Anjelica Huston's life, once she turned 15 and moved to London, is a who's who of popular culture from the Rolling Stones in late '60s London to the Chelsea Hotel in New York when she was modelling in the early '70s, to Jack Nicholson and Warren Beatty in '70s and '80s Los Angeles, to Hunter Thompson in Aspen. She is a force who has won every possible acting award, working with some of the greatest directors of her time, and a friend to many of the greatest artists, writers, actors and musicians. One could say it was a charmed life, an enviable life, and she would agree. But it is a life also full of so much tragedy and sadness, and Huston writes about both triumph and hardship with extraordinary eloquence and depth. A stunning achievement, her memoir ranks among the best in the genre.
Academy Award-winning actress Huston’s “tireless fascination with the world is thrilling…” (Elle), and Watch Me is an “elegant and entertaining” (Chicago Tribune) account of her seventeen-year love affair with Jack Nicholson, her rise to stardom, and her mastery of the craft of acting. Picking up where her first memoir A Story Lately Told leaves off, Watch Me is a chronicle of Anjelica Huston’s glamorous and eventful Hollywood years. “With a conversational intimacy, inhabiting the role of the new best friend” (San Francisco Chronicle), she writes about falling in love with Jack Nicholson and her adventurous, turbulent, high-profile, spirited relationship with him and his intoxicating circle of friends. She writes about learning how to act; about her Academy Award-winning portrayal of Maerose Prizzi in Prizzi’s Honor; about her collaborations with many of the greatest directors in Hollywood, including Woody Allen, Wes Anderson, Richard Condon, Bob Rafelson, Mike Nichols, and Stephen Frears. She movingly and beautifully describes the death of her father John Huston and her marriage to sculptor Robert Graham. She is candid, mischievous, warm, passionate, funny, and a fabulous storyteller. Watch Me is a magnificent memoir “from a lady so simultaneously real, tough, vulnerable, privileged and candid, I want to hear whatever she tells me” (Lisa Schwarzbaum, The New York Times Book Review).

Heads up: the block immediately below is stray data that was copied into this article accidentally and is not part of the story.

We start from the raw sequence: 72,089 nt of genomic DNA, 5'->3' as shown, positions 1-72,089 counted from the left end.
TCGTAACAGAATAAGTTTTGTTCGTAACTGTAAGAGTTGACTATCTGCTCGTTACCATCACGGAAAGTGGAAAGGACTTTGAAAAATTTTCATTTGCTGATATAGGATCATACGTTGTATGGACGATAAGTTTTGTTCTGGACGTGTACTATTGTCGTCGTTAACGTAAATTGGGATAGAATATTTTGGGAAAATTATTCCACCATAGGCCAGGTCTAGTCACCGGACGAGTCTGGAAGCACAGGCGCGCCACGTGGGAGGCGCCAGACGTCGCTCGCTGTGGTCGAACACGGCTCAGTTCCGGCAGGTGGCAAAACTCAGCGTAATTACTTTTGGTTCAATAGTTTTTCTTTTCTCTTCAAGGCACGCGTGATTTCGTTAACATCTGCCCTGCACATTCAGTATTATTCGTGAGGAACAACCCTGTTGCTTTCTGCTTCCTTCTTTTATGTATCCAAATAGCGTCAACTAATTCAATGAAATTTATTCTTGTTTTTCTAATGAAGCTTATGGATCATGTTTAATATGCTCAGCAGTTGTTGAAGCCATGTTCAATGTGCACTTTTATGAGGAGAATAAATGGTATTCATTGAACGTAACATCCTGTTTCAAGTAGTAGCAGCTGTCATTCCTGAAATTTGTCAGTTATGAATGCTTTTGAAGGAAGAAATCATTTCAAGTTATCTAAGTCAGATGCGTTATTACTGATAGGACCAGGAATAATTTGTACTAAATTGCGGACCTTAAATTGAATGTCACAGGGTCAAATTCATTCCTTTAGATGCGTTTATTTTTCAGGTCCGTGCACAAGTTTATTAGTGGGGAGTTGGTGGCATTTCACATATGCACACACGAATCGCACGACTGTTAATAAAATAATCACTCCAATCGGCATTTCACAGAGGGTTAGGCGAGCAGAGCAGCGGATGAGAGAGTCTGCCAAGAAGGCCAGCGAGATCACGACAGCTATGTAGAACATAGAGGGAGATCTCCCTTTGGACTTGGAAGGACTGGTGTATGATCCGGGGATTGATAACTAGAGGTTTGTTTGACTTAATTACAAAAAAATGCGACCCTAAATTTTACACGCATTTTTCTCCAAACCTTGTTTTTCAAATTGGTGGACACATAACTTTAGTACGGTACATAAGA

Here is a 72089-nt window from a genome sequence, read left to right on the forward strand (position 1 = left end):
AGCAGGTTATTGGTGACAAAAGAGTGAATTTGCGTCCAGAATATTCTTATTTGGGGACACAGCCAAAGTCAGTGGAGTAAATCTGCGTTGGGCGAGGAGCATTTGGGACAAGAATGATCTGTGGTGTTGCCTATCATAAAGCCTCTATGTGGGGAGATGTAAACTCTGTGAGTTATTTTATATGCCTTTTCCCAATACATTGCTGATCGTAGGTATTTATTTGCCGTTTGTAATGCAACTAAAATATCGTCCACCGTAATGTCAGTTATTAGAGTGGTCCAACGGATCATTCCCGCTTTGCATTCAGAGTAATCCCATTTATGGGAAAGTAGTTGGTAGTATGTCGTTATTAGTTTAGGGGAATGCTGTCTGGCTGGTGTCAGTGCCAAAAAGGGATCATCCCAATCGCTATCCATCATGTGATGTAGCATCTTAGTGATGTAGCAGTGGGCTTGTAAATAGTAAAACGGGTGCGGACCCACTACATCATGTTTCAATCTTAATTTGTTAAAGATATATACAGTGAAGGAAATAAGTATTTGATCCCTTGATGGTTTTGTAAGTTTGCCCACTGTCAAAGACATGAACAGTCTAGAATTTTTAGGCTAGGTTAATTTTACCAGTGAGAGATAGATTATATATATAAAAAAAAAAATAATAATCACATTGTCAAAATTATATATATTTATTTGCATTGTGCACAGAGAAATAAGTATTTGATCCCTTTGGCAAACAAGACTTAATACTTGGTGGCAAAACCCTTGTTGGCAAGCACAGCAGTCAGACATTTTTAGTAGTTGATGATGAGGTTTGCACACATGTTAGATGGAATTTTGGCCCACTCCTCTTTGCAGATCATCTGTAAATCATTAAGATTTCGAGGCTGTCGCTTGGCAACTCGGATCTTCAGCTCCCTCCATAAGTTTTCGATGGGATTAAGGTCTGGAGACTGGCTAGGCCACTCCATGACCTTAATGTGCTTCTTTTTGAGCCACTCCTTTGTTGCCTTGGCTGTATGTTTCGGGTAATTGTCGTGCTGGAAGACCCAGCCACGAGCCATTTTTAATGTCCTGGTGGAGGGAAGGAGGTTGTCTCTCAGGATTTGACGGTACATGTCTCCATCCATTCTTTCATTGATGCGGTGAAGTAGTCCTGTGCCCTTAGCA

Winner of the 2014 Aldo and Jeanne Scaglione Prize for Comparative Literary Studies, awarded by the Modern Language Association. Theories of power have always been intertwined with theories of fatherhood: paternity is the oldest and most persistent metaphor of benign, legitimate rule. The paternal trope gains its strength from its integration of law, body, and affect-in the affirmative model of fatherhood, the biological father, the legal father, and the father who protects and nurtures his children are one and the same, and in a complex system of mutual interdependence, the father of the family is symbolically linked to the paternal gods of monotheism and the paternal ruler of the monarchic state. If tragedy is the violent eruption of a necessary conflict between competing, legitimate claims, The Tragedy of Fatherhood argues that fatherhood is an essentially tragic structure. Silke-Maria Weineck traces both the tensions and various strategies to resolve them through a series of readings of seminal literary and theoretical texts in the Western cultural tradition. In doing so, she demonstrates both the fragility and resilience of fatherhood as the most important symbol of political power. A long history of fatherhood in literature, philosophy, and political thought, The Tragedy of Fatherhood weaves together figures as seemingly disparate as Aristotle, Freud, Kafka, and Kleist, to produce a stunning reappraisal of the nature of power in the Western tradition.